The Unicode Consortium. The Unicode Standard.

Index

A

append!, Pairs and Lists

B

break-entry, Breakpoints
break-handler, Other functionality

C

call-with-char*, foreign-stdlib
call-with-char**, foreign-stdlib
call-with-double*, foreign-stdlib
call-with-int*, foreign-stdlib
call-with-short*, foreign-stdlib
case-sensitive?, Lexical parameters
char*->string, foreign-stdlib
char*-strlen, foreign-stdlib
close-open-files, Input, Output, and Files
collect, System Control and Performance Measurement
command-line-arguments, Operating System Interface
compile-file, Compiling R5RS source files
compile-library, Compiler
compile-stale-libraries, Compiler
compiler-switches, Compiler
console-input-port, Input, Output, and Files
console-input-port-factory, Input, Output, and Files
console-output-port, Input, Output, and Files
console-output-port-factory, Input, Output, and Files
current-input-port, Input, Output, and Files
current-output-port, Input, Output, and Files
current-require-path, Mapping library names to files (R5RS)

E

eof-object, Input, Output, and Files
equal-hash, Hash functions
establish-void*-subhierarchy!, foreign-stdlib
every?, Pairs and Lists

F

ffi-add-attribute-core-entry!, Extending the Core Attribute Registry
ffi-install-void*-subtype, foreign-stdlib
file-exists?, Input, Output, and Files
file-modification-time, Input, Output, and Files
fixnum?, Fixnum primitives
flush-output-port, Input, Output, and Files
foreign-file, Procedures
foreign-null-pointer, Procedures
foreign-null-pointer?, Procedures
foreign-procedure, Procedures
fx*, Fixnum primitives
fx+, Fixnum primitives
fx-, Fixnum primitives
fx<, Fixnum primitives
fx<=, Fixnum primitives
fx=, Fixnum primitives
fx>, Fixnum primitives
fx>=, Fixnum primitives
fxlogand, Fixnum primitives
fxlogior, Fixnum primitives
fxlognot, Fixnum primitives
fxlogxor, Fixnum primitives
fxlsh, Fixnum primitives
fxnegative?, Fixnum primitives
fxpositive?, Fixnum primitives
fxrsha, Fixnum primitives
fxrshl, Fixnum primitives
fxzero?, Fixnum primitives
fx—, Fixnum primitives

H

hashtable-clear!, Hash tables
hashtable-contains?, Hash tables
hashtable-copy, Hash tables
hashtable-fetch, Hash tables
hashtable-for-each, Hash tables
hashtable-get, Hash tables
hashtable-map, Hash tables
hashtable-put!, Hash tables
hashtable-remove!, Hash tables
hashtable-size, Hash tables

L

larceny-break, Breakpoints
last-pair, Pairs and Lists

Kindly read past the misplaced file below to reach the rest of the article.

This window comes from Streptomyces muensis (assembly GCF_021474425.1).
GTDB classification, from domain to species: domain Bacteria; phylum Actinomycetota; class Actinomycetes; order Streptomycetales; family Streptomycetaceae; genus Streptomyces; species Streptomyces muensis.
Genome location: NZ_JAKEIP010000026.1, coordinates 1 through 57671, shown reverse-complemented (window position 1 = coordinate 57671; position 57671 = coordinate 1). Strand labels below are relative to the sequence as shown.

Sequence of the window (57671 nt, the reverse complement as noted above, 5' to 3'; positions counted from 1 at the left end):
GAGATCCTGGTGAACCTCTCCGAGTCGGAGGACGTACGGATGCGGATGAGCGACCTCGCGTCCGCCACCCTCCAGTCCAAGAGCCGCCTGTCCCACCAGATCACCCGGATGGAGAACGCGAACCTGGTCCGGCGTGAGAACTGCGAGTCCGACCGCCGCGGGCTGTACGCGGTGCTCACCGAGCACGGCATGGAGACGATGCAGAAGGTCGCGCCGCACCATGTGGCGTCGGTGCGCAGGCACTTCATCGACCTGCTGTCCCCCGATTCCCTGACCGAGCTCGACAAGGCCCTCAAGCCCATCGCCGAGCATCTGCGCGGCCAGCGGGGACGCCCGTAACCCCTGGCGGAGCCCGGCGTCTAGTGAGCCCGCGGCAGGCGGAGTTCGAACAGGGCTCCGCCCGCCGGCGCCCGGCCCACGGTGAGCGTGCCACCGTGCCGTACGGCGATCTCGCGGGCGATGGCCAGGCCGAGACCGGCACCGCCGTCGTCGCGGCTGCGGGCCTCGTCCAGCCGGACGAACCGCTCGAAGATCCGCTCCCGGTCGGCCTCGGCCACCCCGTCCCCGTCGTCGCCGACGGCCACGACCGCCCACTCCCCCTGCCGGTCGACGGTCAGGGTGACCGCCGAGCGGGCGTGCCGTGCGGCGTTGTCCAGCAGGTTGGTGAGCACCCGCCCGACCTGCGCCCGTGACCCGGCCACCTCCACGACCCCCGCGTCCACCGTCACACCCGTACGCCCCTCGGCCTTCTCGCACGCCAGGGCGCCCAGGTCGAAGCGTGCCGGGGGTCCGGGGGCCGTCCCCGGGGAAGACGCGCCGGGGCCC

list-copy, Pairs and Lists
load, Load

M

major-gc-counter, System Control and Performance Measurement
make-bytevector, Bytevectors
make-oldstyle-hashtable, Hash tables
make-parameter, Parameters
make-record-type, Specification
make-rtd, Procedural layer
memstats, System Control and Performance Measurement
most-negative-fixnum, Fixnum primitives
most-positive-fixnum, Fixnum primitives

O

object-hash, Hash functions
oblist, Symbols
oblist-set!, Symbols
open-input-string, Input, Output, and Files
open-output-string, Input, Output, and Files

P

peek-bytes, Raw memory access
poke-bytes, Raw memory access
port-name, Input, Output, and Files
port-position, Input, Output, and Files
port?, Input, Output, and Files
procedure-arity, Procedures
procedure-copy, Procedures
procedure-documentation-string, Procedures
procedure-environment, Procedures
procedure-expression, Procedures
procedure-name, Procedures
procedure-source-file, Procedures
procedure-source-position, Procedures
putprop, Property Lists

R

random, Numbers
read-larceny-weirdness?, Lexical parameters
read-r6rs-flags?, Lexical parameters
read-r6rs-weirdness?, Lexical parameters
read-r7rs-weirdness?, Lexical parameters
read-traditional-weirdness?, Lexical parameters
record-accessor, Specification
record-constructor, Specification
record-predicate, Specification
record-rtd, Inspection layer
record-type-descriptor, Specification
record-type-extends?, Specification
record-type-field-names, Specification
record-type-name, Specification
record-type-parent, Specification
record-updater, Specification
record?, Inspection layer
remove, Pairs and Lists
remove!, Pairs and Lists
remp, Pairs and Lists
remp!, Pairs and Lists
remprop, Property Lists
remq, Pairs and Lists
remq!, Pairs and Lists
remv, Pairs and Lists
remv!, Pairs and Lists
rename-file, Input, Output, and Files
require, Mapping library names to files (R5RS)
reset-output-string, Input, Output, and Files
reverse!, Pairs and Lists
rtd-accessor, Procedural layer
rtd-all-field-names, Inspection layer
rtd-constructor, Procedural layer
rtd-field-mutable?, Inspection layer
rtd-field-names, Inspection layer
rtd-mutator, Procedural layer
rtd-name, Inspection layer
rtd-parent, Inspection layer
rtd-predicate, Procedural layer
rtd-printer, Records printer
rtd-printer-set!, Records printer
rtd?, Procedural layer
run-benchmark, System Control and Performance Measurement
run-with-stats, System Control and Performance Measurement

T

trace, Tracing
trace-entry, Tracing
trace-exit, Tracing

U

unbreak, Breakpoints
untrace, Tracing

V

vector-copy, Vectors
void*->address, void* Type Hierarchies
void*-byte-ref, void* Type Hierarchies
void*-byte-set!, void* Type Hierarchies
void*-double-ref, void* Type Hierarchies
void*-double-set!, void* Type Hierarchies
void*-void*-ref, void* Type Hierarchies
void*-void*-set!, void* Type Hierarchies
void*-word-ref, void* Type Hierarchies
void*-word-set!, void* Type Hierarchies
void*?, void* Type Hierarchies

W

with-input-from-port, Input, Output, and Files
with-output-to-port, Input, Output, and Files